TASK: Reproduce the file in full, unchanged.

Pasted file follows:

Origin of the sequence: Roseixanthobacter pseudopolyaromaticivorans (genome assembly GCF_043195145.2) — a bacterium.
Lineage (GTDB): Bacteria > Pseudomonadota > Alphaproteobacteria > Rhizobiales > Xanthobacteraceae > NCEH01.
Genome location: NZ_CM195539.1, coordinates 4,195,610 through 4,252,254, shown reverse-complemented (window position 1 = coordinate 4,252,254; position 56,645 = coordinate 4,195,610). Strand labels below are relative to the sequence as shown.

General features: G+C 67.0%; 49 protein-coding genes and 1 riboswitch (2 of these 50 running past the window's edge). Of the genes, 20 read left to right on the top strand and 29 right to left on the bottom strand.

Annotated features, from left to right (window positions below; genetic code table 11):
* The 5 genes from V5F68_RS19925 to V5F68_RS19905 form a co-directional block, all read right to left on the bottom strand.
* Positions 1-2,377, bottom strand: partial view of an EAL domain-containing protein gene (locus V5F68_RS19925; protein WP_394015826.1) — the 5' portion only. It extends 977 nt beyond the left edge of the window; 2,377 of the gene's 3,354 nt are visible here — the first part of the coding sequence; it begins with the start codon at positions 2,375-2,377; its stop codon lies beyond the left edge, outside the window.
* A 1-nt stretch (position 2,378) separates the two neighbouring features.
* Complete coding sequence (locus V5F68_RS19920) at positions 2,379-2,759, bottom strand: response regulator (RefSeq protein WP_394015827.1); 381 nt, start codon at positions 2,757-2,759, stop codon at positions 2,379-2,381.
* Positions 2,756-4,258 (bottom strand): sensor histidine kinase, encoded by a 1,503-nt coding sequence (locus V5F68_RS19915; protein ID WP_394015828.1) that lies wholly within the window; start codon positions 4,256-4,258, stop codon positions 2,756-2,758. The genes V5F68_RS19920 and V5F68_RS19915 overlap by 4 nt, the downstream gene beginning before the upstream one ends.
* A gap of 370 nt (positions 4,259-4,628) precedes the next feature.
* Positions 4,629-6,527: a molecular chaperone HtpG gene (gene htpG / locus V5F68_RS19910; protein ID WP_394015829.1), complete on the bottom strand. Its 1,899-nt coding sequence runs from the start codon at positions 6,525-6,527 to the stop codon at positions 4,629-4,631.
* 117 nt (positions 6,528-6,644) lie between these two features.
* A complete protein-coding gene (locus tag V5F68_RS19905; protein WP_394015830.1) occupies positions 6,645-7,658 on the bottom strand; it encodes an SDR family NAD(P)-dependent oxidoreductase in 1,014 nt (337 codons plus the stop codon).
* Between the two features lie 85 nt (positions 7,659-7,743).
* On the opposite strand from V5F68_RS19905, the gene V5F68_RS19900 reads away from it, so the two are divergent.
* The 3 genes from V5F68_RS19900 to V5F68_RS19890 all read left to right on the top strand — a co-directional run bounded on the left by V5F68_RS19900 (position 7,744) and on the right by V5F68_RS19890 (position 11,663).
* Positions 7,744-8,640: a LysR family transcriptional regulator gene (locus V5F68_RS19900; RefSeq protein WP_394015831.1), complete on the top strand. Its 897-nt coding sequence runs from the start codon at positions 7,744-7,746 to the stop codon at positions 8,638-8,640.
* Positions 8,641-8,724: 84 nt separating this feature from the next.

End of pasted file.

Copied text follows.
Origin of the sequence: Roseixanthobacter pseudopolyaromaticivorans (genome assembly GCF_043195145.2) — a bacterium.
Lineage (GTDB): Bacteria > Pseudomonadota > Alphaproteobacteria > Rhizobiales > Xanthobacteraceae > NCEH01.
Genome location: NZ_CM195539.1, coordinates 4,195,610 through 4,252,254, shown reverse-complemented (window position 1 = coordinate 4,252,254; position 56,645 = coordinate 4,195,610). Strand labels below are relative to the sequence as shown.

General features: G+C 67.0%; 49 protein-coding genes and 1 riboswitch (2 of these 50 running past the window's edge). Of the genes, 20 read left to right on the top strand and 29 right to left on the bottom strand.

Annotated features, from left to right (window positions below; genetic code table 11):
* The 5 genes from V5F68_RS19925 to V5F68_RS19905 form a co-directional block, all read right to left on the bottom strand.
* Positions 1-2,377, bottom strand: partial view of an EAL domain-containing protein gene (locus V5F68_RS19925; protein WP_394015826.1) — the 5' portion only. It extends 977 nt beyond the left edge of the window; 2,377 of the gene's 3,354 nt are visible here — the first part of the coding sequence; it begins with the start codon at positions 2,375-2,377; its stop codon lies beyond the left edge, outside the window.
* A 1-nt stretch (position 2,378) separates the two neighbouring features.
* Complete coding sequence (locus V5F68_RS19920) at positions 2,379-2,759, bottom strand: response regulator (RefSeq protein WP_394015827.1); 381 nt, start codon at positions 2,757-2,759, stop codon at positions 2,379-2,381.
* Positions 2,756-4,258 (bottom strand): sensor histidine kinase, encoded by a 1,503-nt coding sequence (locus V5F68_RS19915; protein ID WP_394015828.1) that lies wholly within the window; start codon positions 4,256-4,258, stop codon positions 2,756-2,758. The genes V5F68_RS19920 and V5F68_RS19915 overlap by 4 nt, the downstream gene beginning before the upstream one ends.
* A gap of 370 nt (positions 4,259-4,628) precedes the next feature.
* Positions 4,629-6,527: a molecular chaperone HtpG gene (gene htpG / locus V5F68_RS19910; protein ID WP_394015829.1), complete on the bottom strand. Its 1,899-nt coding sequence runs from the start codon at positions 6,525-6,527 to the stop codon at positions 4,629-4,631.
* 117 nt (positions 6,528-6,644) lie between these two features.
* A complete protein-coding gene (locus tag V5F68_RS19905; protein WP_394015830.1) occupies positions 6,645-7,658 on the bottom strand; it encodes an SDR family NAD(P)-dependent oxidoreductase in 1,014 nt (337 codons plus the stop codon).
* Between the two features lie 85 nt (positions 7,659-7,743).
* On the opposite strand from V5F68_RS19905, the gene V5F68_RS19900 reads away from it, so the two are divergent.
* The 3 genes from V5F68_RS19900 to V5F68_RS19890 all read left to right on the top strand — a co-directional run bounded on the left by V5F68_RS19900 (position 7,744) and on the right by V5F68_RS19890 (position 11,663).
* Positions 7,744-8,640: a LysR family transcriptional regulator gene (locus V5F68_RS19900; RefSeq protein WP_394015831.1), complete on the top strand. Its 897-nt coding sequence runs from the start codon at positions 7,744-7,746 to the stop codon at positions 8,638-8,640.
* Positions 8,641-8,724: 84 nt separating this feature from the next.